Meaningful, eyeball-to-eyeball conversations rank as the No. 1 victim of the mass shift to those so-impersonal communication methods, e-mails and texts. So what do we all do? Talk about the weather. Surely, we can do better, so let today be city-wide, “Don’t Talk About the Weather Day.”
I got off to a head start Wednesday night because I didn’t care if it was cold or rainy.
Kansas University had a rare doubleheader, a volleyball match at 6, a women’s basketball game at 8. The volleyball team plays in a mostly full small building, the Horejsi Center. The basketball team plays in a mostly empty big building, Allen Fieldhouse. Even though the basketball crowds are bigger, they feel smaller.
The way the night started, with Kansas winning the first volleyball set against Baylor and taking a lead in the third, I was convinced Kansas would, for the first time, qualify for the NCAA Tournament in both sports in the same season. Then the Jayhawks fell apart, lost in four sets and dropped to 7-10 in the Big 12, a match behind Baylor.
The basketball team played November Ball in defeating overmatched Texas A&M Corpus-Christi, 85-44. KU exhibited three degrees of ball security: Sloppy, sloppier and sloppiest on the way to 29 turnovers.
Still, the depth is better, especially at point guard, where quick freshman Keena Mays backs up Angel Goodrich. Mix in post players Carolyn Davis, a superstar, Aishah Sutherland and Krysten Boogaard, scorers Monica Engelman and Tania Jackson, and versatile wing Marisha Brown and it all adds up to a tourney-caliber team.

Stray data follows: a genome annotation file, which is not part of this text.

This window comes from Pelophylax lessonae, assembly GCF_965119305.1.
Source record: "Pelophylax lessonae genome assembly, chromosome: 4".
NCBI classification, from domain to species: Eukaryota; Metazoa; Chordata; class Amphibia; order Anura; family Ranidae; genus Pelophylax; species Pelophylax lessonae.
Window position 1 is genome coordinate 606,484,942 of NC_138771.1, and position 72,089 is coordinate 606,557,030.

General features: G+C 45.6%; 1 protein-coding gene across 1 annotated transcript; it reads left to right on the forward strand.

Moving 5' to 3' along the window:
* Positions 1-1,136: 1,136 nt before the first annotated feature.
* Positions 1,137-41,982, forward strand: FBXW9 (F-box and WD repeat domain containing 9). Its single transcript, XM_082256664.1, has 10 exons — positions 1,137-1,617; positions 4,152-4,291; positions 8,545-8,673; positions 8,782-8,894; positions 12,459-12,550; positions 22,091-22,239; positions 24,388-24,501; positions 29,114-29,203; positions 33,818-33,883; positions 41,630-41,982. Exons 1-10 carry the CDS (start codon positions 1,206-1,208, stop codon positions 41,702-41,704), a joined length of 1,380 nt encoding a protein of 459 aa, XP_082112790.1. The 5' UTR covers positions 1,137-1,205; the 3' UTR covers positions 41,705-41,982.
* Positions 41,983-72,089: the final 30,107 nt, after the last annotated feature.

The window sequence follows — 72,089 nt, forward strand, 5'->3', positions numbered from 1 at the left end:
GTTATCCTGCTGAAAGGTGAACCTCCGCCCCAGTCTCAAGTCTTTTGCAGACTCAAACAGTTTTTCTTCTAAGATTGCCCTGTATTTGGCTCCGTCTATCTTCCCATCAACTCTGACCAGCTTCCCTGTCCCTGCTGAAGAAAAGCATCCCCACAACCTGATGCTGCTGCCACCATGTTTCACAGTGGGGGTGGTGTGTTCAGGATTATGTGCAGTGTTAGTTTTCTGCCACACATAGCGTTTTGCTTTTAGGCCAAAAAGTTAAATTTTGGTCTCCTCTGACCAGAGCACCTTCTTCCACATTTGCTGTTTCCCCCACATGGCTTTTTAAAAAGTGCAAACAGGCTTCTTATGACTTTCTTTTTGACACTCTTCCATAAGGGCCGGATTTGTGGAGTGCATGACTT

The back-to-back contests made it a good night to note how the sports that in high school tend to have a high degree of overlap among athletes differ and how they are alike.
In both, tall players play near the net, and to a large extent, are set up by shorter ones. Players farther from the net tend to lend more vocal leadership and serve as traffic cops.
The biggest difference: Women look more athletic playing volleyball than basketball. The reasons for the mirage are many. For one thing, we’re used to watching men play basketball and inevitably compare women who don’t run as fast or jump as high to the men. But there is more to it.
For one, the uniforms are different. In volleyball, the shorts are shorter, not as baggy. More athletic muscle tone is visible. The difference in uniforms is a practical one. No part of a volleyball player’s body or uniform can hit the net, so loose clothing doesn’t work. For another, the volleyball court is smaller, so the athletes look larger, more dominant.
More than anything, it’s the height of the net. It’s shorter in volleyball. To watch a woman execute a kill — volleyball’s equivalent of a dunk — is to appreciate the athlete’s bounce and strength. A 9-foot hoop would make the athleticism of women’s basketball players more obvious to those of us on the slow side, but don’t look for that any time soon.
Until gender inequities in society’s more important areas — such as equal pay for equal work — are erased, fighting for equality will take precedence over celebrating differences between male and female athletes.